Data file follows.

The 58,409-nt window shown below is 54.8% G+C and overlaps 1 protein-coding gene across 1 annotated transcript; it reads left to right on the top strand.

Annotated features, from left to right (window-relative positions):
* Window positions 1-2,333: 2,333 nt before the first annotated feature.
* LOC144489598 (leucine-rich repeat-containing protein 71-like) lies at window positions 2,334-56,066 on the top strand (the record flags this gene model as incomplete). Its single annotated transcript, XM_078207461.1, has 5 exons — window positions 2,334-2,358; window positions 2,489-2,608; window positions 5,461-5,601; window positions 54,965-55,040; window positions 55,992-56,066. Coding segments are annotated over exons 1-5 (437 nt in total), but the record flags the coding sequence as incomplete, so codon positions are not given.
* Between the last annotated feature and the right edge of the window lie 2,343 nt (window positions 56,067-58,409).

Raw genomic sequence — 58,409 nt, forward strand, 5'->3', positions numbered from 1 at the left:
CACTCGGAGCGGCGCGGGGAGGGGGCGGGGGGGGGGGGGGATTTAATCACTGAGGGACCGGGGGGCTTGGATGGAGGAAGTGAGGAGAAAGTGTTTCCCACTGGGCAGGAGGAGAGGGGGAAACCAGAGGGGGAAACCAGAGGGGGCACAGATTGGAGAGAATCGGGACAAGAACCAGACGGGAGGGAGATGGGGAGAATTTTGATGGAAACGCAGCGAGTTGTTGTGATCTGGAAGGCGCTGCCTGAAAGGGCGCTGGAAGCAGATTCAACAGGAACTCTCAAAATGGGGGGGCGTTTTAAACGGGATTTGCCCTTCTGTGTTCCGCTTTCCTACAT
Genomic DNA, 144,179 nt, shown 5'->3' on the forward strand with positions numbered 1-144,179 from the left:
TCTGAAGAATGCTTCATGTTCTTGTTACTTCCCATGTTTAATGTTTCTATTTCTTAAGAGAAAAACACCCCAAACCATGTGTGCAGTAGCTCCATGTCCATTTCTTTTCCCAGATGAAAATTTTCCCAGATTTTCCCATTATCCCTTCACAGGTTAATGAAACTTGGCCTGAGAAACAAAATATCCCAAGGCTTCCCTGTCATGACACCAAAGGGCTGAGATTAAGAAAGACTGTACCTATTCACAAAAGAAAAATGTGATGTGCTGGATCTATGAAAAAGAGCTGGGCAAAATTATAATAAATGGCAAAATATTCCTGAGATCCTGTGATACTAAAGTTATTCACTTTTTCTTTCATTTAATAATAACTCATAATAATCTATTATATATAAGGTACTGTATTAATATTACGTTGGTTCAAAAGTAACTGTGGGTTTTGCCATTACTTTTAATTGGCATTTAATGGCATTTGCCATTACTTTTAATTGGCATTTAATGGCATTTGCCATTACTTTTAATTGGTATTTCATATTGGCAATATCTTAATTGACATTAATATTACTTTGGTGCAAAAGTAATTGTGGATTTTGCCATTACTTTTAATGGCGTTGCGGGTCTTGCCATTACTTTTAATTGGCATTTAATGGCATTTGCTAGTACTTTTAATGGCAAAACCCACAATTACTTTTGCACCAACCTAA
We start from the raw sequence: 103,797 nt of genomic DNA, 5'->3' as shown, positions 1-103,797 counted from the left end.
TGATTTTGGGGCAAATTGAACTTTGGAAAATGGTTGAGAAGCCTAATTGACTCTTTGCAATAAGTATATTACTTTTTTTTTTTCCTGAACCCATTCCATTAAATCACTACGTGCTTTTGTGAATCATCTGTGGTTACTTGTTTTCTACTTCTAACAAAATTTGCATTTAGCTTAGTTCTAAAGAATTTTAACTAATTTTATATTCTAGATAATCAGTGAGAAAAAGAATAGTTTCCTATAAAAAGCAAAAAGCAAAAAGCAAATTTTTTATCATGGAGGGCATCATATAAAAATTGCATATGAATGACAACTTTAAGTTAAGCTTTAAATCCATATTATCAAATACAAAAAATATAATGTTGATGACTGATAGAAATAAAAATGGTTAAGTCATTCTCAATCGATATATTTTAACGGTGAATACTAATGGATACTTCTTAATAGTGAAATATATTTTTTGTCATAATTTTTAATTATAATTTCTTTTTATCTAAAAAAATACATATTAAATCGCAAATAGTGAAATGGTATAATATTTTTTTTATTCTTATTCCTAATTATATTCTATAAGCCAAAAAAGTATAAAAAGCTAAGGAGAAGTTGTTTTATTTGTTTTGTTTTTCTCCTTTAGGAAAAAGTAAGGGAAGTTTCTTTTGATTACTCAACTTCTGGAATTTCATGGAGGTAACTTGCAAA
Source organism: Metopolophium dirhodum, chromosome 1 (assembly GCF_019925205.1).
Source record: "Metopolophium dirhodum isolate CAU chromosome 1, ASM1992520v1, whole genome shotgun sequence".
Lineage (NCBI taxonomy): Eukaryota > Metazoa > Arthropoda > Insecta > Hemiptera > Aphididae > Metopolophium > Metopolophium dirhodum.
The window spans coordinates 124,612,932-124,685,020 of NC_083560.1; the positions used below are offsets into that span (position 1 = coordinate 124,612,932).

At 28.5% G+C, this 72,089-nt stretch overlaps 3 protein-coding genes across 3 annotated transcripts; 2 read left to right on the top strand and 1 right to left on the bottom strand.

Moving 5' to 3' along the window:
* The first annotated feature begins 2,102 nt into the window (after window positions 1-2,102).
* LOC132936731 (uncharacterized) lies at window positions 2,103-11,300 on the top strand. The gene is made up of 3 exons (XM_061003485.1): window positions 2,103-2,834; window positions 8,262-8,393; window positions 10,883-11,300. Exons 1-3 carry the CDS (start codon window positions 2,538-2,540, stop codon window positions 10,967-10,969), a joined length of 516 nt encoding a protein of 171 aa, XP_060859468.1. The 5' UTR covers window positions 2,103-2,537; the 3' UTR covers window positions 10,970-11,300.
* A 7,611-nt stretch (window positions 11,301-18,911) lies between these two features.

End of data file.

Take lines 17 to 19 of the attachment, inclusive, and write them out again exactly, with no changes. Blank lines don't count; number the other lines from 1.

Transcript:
Moving 5' to 3' along the window:
* The first annotated feature begins 2,102 nt into the window (after window positions 1-2,102).
* LOC132936731 (uncharacterized) lies at window positions 2,103-11,300 on the top strand. The gene is made up of 3 exons (XM_061003485.1): window positions 2,103-2,834; window positions 8,262-8,393; window positions 10,883-11,300. Exons 1-3 carry the CDS (start codon window positions 2,538-2,540, stop codon window positions 10,967-10,969), a joined length of 516 nt encoding a protein of 171 aa, XP_060859468.1. The 5' UTR covers window positions 2,103-2,537; the 3' UTR covers window positions 10,970-11,300.